Ad and marketing creatives

Of Coke and Cat Food: The "Classics" Among Us

Picture this classic scenario. You wake up, shower with Palmolive Classic soap, wash your hair with Pantene Pro-V All Hair Types Classic Shampoo, and spritz yourself with Classic by Abercrombie and Fitch — your new favorite fragrance. With Fluffy mewing at your ankles, you open a can of Friskies Cat Food Classic Paté, then blend your own breakfast in a Cuisinart Pro Classic food processor while you brew some Folger's Classic Roast coffee. In your classic car — a 1969 Mustang, say — you sing along to your favorite classic-rock station; at work, you run Classic Shell on your computer and check MapQuest Classic for street directions. When 6 p.m. comes around, you're ready to head home and see what's on the Turner Classic Movies cable channel.

It should be obvious by now that you're living — we're all living — in the Classic Era. But what do all those "classics" signify, and what are "classic" brands trying to sell us?

"Classic" has had multiple meanings since it entered English in the early 17th century, and most of them are still in use. The word has roots in post-classical Latin, confusingly enough; it originally meant "of the first class" or "of enduring interest and value," a sense that still hovers around "classic" cat food. By the mid-17th century "classic" also meant "representative" or "definitive" — as in Lay's Classic Potato Chips. In the mid-18th century it acquired the meaning of "timelessly elegant or beautiful," as in "a classic gown" or Classic Home, "the leading importer of elegant rustic furniture and textiles and handmade natural fiber rugs from India." It can mean "the very best" (classic literature) or simply "typical" (a classic example).

"Classic" has been a noun for as long as it's been an adjective. One of its meanings is "a work of enduring quality," as in "a literary classic" or, in a more populist vein, Classics Illustrated, a comic-book brand that began life in 1941 as Classic Comics and endured for 30 years, bringing graphic versions of Moby-Dick, The Three Musketeers, and other novels to young readers.
Translating "classic" into a European language evidently renders the product extra-classic: see Classico pasta sauces and the Nordstrom clothing brand Classiques Entier. (The latter name is only French-ish. "Entier," an adjective meaning "entire" or "complete," should be pluralized to agree with the noun "Classiques.")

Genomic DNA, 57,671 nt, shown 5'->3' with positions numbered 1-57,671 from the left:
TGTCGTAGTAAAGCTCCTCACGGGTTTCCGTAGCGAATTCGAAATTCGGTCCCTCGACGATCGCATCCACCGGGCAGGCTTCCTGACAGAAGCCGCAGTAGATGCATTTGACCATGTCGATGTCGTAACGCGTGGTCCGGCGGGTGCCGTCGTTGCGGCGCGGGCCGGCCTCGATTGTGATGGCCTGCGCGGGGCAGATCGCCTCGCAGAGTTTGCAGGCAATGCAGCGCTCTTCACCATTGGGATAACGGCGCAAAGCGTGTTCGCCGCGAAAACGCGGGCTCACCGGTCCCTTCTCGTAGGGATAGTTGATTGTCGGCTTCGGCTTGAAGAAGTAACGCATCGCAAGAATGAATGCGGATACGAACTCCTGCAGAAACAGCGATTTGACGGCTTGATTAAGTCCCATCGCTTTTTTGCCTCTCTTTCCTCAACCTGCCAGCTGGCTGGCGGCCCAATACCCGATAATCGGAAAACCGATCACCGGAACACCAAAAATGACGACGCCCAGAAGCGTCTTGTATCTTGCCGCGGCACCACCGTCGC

Around the turn of the 20th century, the noun form of "classic" took another turn: It now referred to any of the five main flat races of the British horse-racing season (the One Thousand Guineas, the Two Thousand Guineas, Derby, Oaks, and St. Leger). By extension, "classic" — often capitalized — came to be applied to other major sporting events as well. And it crossed the Atlantic, showing up as the National Hockey League's Winter Classic and college basketball's Charleston Classic.

Sometimes "classic" means "preceding a certain year or date." In New York City real-estate lingo, a Classic Six is a six-room apartment built before World War II. For TCM (Turner Classic Movies), a "classic" is a movie released between 1930 and 1970, although the channel sometimes airs silent films or critically acclaimed movies released after 1970.
The "classic" that precedes "car" also means "old," but it's a different old in the UK and the US. To the British, a classic car is any model that's more than 25 years old. The Classic Car Club of America, on the other hand, defines "classic" as 30 to 49 years old. (Pre-antique as 50 to 99 years old; antique is 100 years old or older.)